Caring for your budgie

Looking for a feathery friend who is friendly and relatively easy to care for? The budgie might just be an option for you.

Shopping list

Before your budgie gets home, everything he is going to need has to be in place. These are some examples:

  • First of all, you will need a cage. This is the one area in which you should invest in the best that you can get, as this is where your budgie will spend most of his time. He needs enough room to stretch his wings and to live out his playful nature! He is an active bird and will enjoy some space to jump around in. You will also have to make sure that the bars of the cage are close enough together that the bird won’t be able to get his head stuck between them.
  • If your chosen cage does not come with a few perches, you will need to add some. Place them at different levels in the cage, providing your budgie with the option to jump around and get some exercise. Also check whether your cage comes with food and water bowls – if not, you need to purchase these as well.
  • Even budgies need mental stimulation! Provide your bird with toys to keep him busy. Always check that the toys are safe and that there is no chance that your budgie’s head or foot can get stuck in them. A nice trick, which works with dogs as well, is to rotate your budgie’s toys. This keeps the toys interesting for longer.
  • Have some food ready for your budgie. They can eat anything from seeds to rice and fruit – no avocado though! This can be poisonous for them.

Cover your budgie’s cage with a towel at the same time every evening and remove it again at the same time every morning, as these colourful birds enjoy routine.

A budgie in your home

Budgies are social creatures, and if you are not going to spend a lot of time with your budgie, it’s best to get him a friend. Remember that a male and female might breed if conditions in their cage are suitable! Two males will generally get along better than two females.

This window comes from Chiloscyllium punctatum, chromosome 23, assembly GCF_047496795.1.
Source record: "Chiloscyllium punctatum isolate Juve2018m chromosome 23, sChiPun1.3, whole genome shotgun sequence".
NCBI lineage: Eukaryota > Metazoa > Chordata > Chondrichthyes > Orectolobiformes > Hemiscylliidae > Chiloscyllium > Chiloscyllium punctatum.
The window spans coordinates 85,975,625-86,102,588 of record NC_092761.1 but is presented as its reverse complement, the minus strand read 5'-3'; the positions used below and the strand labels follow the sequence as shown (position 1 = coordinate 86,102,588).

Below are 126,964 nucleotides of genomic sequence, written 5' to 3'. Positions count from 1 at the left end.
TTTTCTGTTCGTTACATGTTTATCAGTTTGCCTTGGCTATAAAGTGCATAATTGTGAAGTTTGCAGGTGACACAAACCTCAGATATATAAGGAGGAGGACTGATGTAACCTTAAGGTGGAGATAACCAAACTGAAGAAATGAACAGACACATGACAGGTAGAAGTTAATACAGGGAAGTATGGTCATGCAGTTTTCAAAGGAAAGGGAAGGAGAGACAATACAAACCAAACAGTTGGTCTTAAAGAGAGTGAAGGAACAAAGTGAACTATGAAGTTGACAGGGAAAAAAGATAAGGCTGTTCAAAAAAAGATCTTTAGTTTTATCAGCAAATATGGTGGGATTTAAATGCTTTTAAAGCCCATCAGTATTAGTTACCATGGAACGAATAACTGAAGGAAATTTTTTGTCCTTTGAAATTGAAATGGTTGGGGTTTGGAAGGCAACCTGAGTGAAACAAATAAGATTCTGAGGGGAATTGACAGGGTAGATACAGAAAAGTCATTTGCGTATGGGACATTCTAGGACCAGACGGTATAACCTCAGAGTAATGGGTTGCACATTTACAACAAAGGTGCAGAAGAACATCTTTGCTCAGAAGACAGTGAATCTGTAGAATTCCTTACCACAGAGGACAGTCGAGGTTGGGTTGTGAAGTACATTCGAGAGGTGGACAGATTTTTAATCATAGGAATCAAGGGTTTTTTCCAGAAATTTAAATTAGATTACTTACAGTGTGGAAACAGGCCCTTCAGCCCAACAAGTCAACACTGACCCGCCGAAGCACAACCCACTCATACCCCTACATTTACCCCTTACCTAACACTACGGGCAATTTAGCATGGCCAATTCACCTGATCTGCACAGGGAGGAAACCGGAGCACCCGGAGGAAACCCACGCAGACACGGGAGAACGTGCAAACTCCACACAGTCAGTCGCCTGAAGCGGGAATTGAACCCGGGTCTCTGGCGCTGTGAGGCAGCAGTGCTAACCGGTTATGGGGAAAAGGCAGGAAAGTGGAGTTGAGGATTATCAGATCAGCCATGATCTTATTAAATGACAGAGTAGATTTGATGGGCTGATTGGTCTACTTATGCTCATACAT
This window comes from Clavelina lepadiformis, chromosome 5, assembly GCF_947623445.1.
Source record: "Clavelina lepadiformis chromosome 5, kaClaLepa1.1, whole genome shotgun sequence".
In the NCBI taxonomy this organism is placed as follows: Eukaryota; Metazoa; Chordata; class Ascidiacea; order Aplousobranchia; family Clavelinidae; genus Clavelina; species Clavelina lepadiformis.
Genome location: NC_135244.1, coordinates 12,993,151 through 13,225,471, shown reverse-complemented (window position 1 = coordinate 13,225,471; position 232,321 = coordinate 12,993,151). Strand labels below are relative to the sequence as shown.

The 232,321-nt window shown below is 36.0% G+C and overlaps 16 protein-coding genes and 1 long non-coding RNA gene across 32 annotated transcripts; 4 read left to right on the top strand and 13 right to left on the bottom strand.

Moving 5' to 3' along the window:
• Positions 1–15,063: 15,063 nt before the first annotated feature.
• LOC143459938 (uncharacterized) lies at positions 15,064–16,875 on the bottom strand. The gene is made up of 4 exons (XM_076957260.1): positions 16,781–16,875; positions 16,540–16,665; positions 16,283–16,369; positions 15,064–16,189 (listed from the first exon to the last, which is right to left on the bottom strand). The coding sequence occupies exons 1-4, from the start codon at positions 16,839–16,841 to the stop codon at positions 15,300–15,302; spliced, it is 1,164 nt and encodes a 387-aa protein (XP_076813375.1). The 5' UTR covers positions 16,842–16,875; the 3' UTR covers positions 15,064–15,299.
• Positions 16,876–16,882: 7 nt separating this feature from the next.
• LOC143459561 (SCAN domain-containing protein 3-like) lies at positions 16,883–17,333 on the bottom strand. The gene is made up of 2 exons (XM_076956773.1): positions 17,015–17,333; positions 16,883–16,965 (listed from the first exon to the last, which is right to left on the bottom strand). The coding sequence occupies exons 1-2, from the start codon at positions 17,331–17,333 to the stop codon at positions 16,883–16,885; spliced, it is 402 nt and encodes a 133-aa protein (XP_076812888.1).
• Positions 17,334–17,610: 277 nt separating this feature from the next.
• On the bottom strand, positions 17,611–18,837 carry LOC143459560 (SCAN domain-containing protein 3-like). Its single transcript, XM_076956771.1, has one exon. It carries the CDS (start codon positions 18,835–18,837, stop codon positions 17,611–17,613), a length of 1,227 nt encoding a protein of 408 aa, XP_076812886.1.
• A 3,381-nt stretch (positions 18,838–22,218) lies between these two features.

The budgie can be tamed, and even taught to speak. They are not big talkers like the African grey, for example, but it is possible!

To tame your budgie, it is important that you practise patience – and a younger bird will be more likely to get used to handling. Start off by simply getting your budgie used to being stroked while he is still inside the cage. Use a blunt stick for this (it might get bitten in the beginning!), replacing it with your hand as soon as the budgie seems comfortable. This might take some time, but don’t lose hope!

Always be careful and gentle when picking up your budgie. Use your palm to cover his wings and back, gently holding him when you pick him up to prevent him from getting stressed – you will get bitten! Always pick him up this way; don’t try to catch him while he is in flight.

9 budgie facts

  1. Budgies have a third eyelid, but you won’t be able to see it easily. The purpose of this eyelid is to keep the eye moist and clean.
  2. Their little hearts beat incredibly fast – over 300 times per minute!
  3. Budgies originally started out green and yellow, which is still a well-known colour variation. The first blue budgie was only seen in 1878.
  4. Budgies have monocular vision, which means they can use both eyes separately.
  5. For a small bird, the budgie has a lot of feathers – an adult can have between 2,000 and 3,000!
  6. Worried about your budgie grinding his beak? Don’t. This actually shows that he is happy and content.
  7. Budgies can turn their heads up to 180 degrees, due to having more vertebrae in their necks than humans.
  8. Their small bodies can’t afford to lose a lot of blood before it becomes dangerous – between 10 to 12 drops can cause trouble.
  9. Budgies do not have a bladder, and they pass urine and faeces at the same time, through the same opening.


Get The Latest Updates

Subscribe To Our Monthly Newsletter

No spam, notifications only about new products, updates.
On Key

Related Posts

The African serval

Africa’s leggy beauty: The African serval is a proficient hunter – able to run, pounce on and secure his prey

Q & A: Calling me?

Q: Why do dogs sometimes just ignore us when we call their names, although there is nothing wrong with their hearing? A: This is quite